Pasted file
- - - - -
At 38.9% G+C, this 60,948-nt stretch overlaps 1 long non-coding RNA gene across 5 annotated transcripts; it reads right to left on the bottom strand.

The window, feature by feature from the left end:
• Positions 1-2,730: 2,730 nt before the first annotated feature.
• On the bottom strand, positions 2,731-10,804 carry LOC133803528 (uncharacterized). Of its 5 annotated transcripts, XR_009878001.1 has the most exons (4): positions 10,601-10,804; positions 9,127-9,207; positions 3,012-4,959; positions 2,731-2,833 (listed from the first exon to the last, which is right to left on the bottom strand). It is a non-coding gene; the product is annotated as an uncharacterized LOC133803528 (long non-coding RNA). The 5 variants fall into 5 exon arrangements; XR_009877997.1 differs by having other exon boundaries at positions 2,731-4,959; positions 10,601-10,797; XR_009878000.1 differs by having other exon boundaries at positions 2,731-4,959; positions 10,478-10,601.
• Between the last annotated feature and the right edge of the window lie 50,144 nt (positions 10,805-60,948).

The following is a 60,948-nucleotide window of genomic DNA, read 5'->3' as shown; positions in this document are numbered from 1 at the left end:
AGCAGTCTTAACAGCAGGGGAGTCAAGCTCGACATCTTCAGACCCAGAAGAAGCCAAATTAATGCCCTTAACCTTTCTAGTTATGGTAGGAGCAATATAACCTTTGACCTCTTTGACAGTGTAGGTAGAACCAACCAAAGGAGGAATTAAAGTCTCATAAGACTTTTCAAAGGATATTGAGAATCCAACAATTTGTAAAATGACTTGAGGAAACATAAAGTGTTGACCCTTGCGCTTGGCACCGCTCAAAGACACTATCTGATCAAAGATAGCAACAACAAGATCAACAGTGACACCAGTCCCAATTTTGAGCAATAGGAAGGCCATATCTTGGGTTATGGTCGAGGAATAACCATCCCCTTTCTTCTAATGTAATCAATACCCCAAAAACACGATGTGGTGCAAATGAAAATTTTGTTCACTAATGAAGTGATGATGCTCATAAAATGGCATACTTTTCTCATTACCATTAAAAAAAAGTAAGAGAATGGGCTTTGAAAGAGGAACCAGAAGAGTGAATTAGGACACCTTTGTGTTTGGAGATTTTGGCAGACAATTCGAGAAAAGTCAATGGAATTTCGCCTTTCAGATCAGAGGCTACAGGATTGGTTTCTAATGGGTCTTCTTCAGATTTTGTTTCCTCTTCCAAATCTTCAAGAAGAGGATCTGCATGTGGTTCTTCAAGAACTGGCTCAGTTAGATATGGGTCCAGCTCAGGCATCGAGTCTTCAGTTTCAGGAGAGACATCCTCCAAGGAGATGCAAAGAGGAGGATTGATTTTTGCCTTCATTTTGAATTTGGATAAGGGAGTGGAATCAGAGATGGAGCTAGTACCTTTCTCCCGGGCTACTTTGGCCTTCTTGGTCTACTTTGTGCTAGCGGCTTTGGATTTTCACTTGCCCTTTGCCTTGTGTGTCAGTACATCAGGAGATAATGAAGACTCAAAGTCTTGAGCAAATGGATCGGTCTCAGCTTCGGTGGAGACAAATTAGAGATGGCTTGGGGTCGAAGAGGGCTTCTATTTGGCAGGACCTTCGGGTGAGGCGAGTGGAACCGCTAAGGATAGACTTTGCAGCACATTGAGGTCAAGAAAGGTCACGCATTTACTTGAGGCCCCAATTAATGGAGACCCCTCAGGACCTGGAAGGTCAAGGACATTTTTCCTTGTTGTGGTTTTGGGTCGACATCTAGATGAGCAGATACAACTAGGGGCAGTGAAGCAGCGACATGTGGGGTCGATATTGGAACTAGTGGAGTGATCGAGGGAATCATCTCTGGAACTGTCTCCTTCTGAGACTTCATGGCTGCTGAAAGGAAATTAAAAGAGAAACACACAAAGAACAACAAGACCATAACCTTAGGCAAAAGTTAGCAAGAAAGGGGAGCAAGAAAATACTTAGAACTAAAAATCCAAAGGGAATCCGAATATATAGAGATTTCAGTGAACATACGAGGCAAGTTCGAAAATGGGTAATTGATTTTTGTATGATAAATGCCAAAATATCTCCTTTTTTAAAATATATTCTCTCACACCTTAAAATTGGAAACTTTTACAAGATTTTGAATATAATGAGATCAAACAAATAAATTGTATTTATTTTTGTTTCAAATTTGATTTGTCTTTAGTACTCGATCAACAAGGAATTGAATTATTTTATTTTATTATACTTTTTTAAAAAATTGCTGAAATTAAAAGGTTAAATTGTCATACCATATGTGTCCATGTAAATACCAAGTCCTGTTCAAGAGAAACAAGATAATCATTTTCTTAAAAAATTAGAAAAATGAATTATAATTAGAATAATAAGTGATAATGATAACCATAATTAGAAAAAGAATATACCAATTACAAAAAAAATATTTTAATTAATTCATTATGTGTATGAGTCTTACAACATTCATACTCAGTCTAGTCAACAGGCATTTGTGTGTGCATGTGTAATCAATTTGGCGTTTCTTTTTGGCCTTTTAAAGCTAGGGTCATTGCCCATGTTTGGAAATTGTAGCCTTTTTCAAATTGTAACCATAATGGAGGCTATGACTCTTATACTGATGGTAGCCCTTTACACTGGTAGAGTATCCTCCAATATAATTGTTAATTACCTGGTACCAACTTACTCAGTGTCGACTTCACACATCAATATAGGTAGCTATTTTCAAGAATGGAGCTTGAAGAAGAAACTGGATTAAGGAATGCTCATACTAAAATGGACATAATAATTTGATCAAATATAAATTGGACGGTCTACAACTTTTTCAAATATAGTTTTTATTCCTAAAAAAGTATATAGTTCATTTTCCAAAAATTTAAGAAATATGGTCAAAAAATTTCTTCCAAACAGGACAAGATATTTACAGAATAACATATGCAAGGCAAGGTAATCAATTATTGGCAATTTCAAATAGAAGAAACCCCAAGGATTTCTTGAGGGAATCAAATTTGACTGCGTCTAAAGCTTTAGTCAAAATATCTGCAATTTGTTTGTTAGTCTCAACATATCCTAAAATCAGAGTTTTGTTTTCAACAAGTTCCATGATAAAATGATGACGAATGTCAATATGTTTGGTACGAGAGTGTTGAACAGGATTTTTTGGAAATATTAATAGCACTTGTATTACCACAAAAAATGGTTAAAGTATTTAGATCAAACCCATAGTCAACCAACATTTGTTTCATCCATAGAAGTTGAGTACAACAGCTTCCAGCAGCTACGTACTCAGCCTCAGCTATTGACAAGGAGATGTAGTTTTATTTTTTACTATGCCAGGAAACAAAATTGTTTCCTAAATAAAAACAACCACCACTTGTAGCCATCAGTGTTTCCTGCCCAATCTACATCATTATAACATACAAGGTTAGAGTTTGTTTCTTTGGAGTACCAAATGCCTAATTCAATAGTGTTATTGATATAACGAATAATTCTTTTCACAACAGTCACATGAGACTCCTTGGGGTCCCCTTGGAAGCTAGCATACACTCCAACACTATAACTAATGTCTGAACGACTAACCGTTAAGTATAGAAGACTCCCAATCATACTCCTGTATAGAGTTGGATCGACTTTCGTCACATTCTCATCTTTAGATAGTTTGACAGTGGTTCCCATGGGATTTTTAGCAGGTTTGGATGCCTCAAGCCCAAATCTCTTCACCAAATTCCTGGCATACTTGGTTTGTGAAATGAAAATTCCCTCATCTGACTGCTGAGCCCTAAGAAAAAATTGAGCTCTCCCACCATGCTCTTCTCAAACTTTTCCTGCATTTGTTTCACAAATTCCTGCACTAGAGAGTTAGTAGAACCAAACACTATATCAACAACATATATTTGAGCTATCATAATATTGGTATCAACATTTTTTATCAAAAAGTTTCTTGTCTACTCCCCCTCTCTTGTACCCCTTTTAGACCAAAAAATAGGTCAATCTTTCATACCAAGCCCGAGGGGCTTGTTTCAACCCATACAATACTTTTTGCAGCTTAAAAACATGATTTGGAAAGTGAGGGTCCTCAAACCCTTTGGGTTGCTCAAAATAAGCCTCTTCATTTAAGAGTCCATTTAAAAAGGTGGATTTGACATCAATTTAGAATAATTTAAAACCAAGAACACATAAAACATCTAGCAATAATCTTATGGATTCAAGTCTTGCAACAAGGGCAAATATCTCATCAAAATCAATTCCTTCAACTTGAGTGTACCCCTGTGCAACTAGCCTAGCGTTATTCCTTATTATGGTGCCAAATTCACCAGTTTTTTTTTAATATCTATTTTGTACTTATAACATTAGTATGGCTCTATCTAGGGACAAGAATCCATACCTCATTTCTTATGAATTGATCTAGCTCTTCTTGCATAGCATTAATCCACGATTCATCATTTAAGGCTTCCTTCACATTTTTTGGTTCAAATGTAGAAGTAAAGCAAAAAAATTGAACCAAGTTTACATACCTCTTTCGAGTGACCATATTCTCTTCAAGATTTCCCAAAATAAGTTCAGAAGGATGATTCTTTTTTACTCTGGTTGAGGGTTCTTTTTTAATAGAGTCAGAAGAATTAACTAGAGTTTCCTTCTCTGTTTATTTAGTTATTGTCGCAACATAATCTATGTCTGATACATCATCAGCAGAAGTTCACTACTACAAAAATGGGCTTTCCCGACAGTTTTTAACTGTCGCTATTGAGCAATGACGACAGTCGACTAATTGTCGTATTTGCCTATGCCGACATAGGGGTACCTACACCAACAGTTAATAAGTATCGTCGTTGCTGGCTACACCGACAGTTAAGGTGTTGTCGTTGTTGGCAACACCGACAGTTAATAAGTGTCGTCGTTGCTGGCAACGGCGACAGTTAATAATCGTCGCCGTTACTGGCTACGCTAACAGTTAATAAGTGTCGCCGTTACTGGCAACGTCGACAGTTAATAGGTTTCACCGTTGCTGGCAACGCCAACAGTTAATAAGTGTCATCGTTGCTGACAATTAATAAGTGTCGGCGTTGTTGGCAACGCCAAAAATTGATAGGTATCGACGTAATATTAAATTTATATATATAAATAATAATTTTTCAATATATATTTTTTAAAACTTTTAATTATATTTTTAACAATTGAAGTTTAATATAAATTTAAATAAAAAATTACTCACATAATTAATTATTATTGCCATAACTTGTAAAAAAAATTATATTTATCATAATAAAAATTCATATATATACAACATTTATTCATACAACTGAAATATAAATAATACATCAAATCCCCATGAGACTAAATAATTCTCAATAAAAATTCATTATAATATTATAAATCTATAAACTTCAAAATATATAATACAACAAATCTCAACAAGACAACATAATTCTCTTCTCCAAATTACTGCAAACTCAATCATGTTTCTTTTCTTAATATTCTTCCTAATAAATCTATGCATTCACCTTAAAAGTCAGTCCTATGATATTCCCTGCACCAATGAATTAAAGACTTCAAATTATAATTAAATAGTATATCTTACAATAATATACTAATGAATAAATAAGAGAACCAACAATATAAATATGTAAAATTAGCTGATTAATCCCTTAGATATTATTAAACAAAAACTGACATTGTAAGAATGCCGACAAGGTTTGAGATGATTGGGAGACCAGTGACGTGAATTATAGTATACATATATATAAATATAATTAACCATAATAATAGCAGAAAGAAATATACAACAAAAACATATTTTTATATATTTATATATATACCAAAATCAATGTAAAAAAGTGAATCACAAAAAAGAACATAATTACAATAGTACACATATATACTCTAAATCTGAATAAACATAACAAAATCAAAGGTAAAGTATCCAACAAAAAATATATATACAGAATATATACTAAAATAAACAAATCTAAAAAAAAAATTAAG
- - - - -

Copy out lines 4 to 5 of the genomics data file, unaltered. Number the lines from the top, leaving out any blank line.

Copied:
• On the bottom strand, positions 2,731-10,804 carry LOC133803528 (uncharacterized). Of its 5 annotated transcripts, XR_009878001.1 has the most exons (4): positions 10,601-10,804; positions 9,127-9,207; positions 3,012-4,959; positions 2,731-2,833 (listed from the first exon to the last, which is right to left on the bottom strand). It is a non-coding gene; the product is annotated as an uncharacterized LOC133803528 (long non-coding RNA). The 5 variants fall into 5 exon arrangements; XR_009877997.1 differs by having other exon boundaries at positions 2,731-4,959; positions 10,601-10,797; XR_009878000.1 differs by having other exon boundaries at positions 2,731-4,959; positions 10,478-10,601.
• Between the last annotated feature and the right edge of the window lie 50,144 nt (positions 10,805-60,948).